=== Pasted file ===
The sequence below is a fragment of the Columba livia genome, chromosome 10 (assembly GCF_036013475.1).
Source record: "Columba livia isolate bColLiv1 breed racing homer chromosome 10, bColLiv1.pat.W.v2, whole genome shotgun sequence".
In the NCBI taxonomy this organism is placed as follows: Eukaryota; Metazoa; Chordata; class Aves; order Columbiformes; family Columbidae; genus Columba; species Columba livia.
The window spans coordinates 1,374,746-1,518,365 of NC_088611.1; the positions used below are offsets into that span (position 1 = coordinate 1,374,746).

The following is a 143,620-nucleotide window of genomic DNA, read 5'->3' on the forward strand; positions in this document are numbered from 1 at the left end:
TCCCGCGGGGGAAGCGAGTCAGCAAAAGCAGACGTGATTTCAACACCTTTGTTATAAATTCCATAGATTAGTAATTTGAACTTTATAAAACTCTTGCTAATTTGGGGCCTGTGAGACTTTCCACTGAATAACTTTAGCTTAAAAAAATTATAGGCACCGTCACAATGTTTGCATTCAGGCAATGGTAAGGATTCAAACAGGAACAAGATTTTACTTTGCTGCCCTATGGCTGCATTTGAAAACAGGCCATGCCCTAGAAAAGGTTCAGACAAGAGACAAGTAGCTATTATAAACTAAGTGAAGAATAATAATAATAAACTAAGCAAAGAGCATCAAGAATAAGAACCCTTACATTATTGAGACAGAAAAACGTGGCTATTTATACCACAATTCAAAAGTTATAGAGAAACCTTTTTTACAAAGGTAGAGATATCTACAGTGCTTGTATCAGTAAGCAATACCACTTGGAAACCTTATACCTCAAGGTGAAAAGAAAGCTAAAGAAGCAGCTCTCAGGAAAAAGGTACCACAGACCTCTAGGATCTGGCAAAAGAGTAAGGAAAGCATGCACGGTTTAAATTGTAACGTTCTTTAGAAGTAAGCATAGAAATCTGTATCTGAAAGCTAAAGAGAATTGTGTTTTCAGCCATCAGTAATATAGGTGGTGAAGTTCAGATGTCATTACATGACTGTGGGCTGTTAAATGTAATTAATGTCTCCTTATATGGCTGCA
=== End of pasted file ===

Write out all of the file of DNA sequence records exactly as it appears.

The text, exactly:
The sequence below is a fragment of the Columba livia genome, chromosome 10 (assembly GCF_036013475.1).
Source record: "Columba livia isolate bColLiv1 breed racing homer chromosome 10, bColLiv1.pat.W.v2, whole genome shotgun sequence".
In the NCBI taxonomy this organism is placed as follows: Eukaryota; Metazoa; Chordata; class Aves; order Columbiformes; family Columbidae; genus Columba; species Columba livia.
The window spans coordinates 1,374,746-1,518,365 of NC_088611.1; the positions used below are offsets into that span (position 1 = coordinate 1,374,746).

The following is a 143,620-nucleotide window of genomic DNA, read 5'->3' on the forward strand; positions in this document are numbered from 1 at the left end:
TCCCGCGGGGGAAGCGAGTCAGCAAAAGCAGACGTGATTTCAACACCTTTGTTATAAATTCCATAGATTAGTAATTTGAACTTTATAAAACTCTTGCTAATTTGGGGCCTGTGAGACTTTCCACTGAATAACTTTAGCTTAAAAAAATTATAGGCACCGTCACAATGTTTGCATTCAGGCAATGGTAAGGATTCAAACAGGAACAAGATTTTACTTTGCTGCCCTATGGCTGCATTTGAAAACAGGCCATGCCCTAGAAAAGGTTCAGACAAGAGACAAGTAGCTATTATAAACTAAGTGAAGAATAATAATAATAAACTAAGCAAAGAGCATCAAGAATAAGAACCCTTACATTATTGAGACAGAAAAACGTGGCTATTTATACCACAATTCAAAAGTTATAGAGAAACCTTTTTTACAAAGGTAGAGATATCTACAGTGCTTGTATCAGTAAGCAATACCACTTGGAAACCTTATACCTCAAGGTGAAAAGAAAGCTAAAGAAGCAGCTCTCAGGAAAAAGGTACCACAGACCTCTAGGATCTGGCAAAAGAGTAAGGAAAGCATGCACGGTTTAAATTGTAACGTTCTTTAGAAGTAAGCATAGAAATCTGTATCTGAAAGCTAAAGAGAATTGTGTTTTCAGCCATCAGTAATATAGGTGGTGAAGTTCAGATGTCATTACATGACTGTGGGCTGTTAAATGTAATTAATGTCTCCTTATATGGCTGCA